Migrate Old URLs to New URL Structure Using Nginx and Redis.

While maintaining a website, webmasters may decide to move the whole website or parts of it to a new location. For example, you might have a URL structure which is not SEO or user friendly and you have to make it one. Changing URL structure can involve a bit of effort, but it’s worth doing it properly.

It’s very important to redirect all of your old URLs traffic to the new location using 301 redirects and make sure that it’s possible to navigate it without running into 404 error pages.

To start with, you will need to generate a list of old URLs and map them to their new destinations. However, this list can grow bigger and bigger depending on the size of your website. Storing this mapping also depends on your servers and size of the website URLs. You can use a database or configure some URL rewriting on your server or application for common redirect patterns.

The problem with database is that it is slow, while file based mapping (by nginx) can take long time just to reload or restart nginx (i.e. need reload or restart nginx in case you add more redirect rules) and also take significant amount of memory depending on size of the mapping file.

Nginx  Redis - Migrate Old URLs to New URL Structure

Nginx + Redis – Migrate Old URLs to New URL Structure

Fortunately, by using Redis and Nginx Lua Module you can make this transaction smooth and the overall migration process – painless.

Requirements:

1 – Install packages nginx-extras & redis-server (http://www.dotdeb.org/instructions/)
2 – Install http://openresty.org/download/ngx_openresty-1.2.4.14.tar.gz
3 – Configure nginx
+ Add the following line at the start of nginx file (replace path with the proper location where you installed openresty module).


lua_package_path "/usr/local/openresty/lualib/?.lua;;";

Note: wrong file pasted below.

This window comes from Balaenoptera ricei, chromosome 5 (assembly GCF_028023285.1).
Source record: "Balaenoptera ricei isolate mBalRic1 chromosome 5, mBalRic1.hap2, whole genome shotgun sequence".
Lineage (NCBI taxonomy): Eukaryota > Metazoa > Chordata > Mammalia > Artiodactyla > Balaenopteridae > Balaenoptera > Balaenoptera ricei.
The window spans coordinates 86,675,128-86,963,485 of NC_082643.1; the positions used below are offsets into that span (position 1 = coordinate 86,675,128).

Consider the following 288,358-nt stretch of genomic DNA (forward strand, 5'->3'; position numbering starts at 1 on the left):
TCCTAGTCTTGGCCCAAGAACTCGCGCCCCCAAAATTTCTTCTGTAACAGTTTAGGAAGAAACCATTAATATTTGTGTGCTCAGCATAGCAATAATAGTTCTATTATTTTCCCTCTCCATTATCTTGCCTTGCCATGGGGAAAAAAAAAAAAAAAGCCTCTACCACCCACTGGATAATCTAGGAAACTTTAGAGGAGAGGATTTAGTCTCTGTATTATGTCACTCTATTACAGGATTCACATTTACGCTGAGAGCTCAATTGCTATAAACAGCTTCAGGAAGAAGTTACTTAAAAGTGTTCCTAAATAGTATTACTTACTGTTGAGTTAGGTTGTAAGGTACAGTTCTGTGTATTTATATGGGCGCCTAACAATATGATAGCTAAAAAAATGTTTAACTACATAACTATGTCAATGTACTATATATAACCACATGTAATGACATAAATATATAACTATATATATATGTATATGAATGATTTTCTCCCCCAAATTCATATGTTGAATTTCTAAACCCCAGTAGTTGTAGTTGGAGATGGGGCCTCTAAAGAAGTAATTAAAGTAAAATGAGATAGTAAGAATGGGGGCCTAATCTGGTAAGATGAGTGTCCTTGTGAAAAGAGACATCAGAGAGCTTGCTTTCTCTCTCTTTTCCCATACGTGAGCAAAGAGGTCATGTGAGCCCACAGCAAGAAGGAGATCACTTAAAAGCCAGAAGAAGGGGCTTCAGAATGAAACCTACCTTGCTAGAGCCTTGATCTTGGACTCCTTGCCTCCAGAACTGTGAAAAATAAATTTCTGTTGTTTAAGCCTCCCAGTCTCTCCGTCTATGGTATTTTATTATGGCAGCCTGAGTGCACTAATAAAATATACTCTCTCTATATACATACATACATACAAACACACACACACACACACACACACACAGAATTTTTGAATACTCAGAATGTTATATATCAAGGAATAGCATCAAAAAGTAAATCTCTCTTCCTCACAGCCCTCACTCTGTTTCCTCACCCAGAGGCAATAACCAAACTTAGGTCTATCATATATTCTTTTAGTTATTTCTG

4 – Add following location block in nginx file :


location ~ "^/[\d]{4}/[\d]{2}/[\d]{2}/(?<slug>[\w-]+)/?$" {

content_by_lua '

local redis = require "resty.redis"
local red = redis:new()

red:set_timeout(1000) -- 1 sec
local ok, err = red:connect("127.0.0.1", 6379)
if not ok then
ngx.exit(503)
return
end

local key = ngx.var.slug
local res, err = red:get(key)

if not res then
ngx.exit(404)
return
end

if res == ngx.null then
ngx.exit(404)
return
end

ngx.redirect(res, 301)
';

}

 

How does it work?


lua_package_path "/usr/local/openresty/lualib/?.lua;;";

This line is to tell nginx to load lua module as you are intended to use lua script in you configuration.


location ~ "^/[\d]{4}/[\d]{2}/[\d]{2}/(?<slug>[\w-]+)/?$"

This line is to check all requests with old URL pattern to fall under this block with a lua variable (i.e. slug)


local redis = require "resty.redis"
local red = redis:new()

red:set_timeout(1000) -- 1 sec
local ok, err = red:connect("127.0.0.1", 6379)
if not ok then
ngx.exit(503)
return
end

Above lua script will try to connect with Redis server (on host 127.0.01 and port 6397) with 1 second timeout.


local key = ngx.var.slug
local res, err = red:get(key)

Above lua script will get key from Redis (i.e. usgin lua variable slug which we got from regex)

Rest is quite self explanatory as it will will redirect with 301 if found or with 404 if not.

+ NOTE: In example above replace regex, redis server host & port according to your need
a. Above regex is for URL pattern /{year}/{month}/{day}/slug
b. Redis server path (i.e. host 127.0.0.1) and port (i.e. 6379)

Know another or perhaps a better way  to migrate old URLs to new URL structure? Or have used the same method for your website’s URL migration? Share your experience with us through comments. We are always happy to hear from you.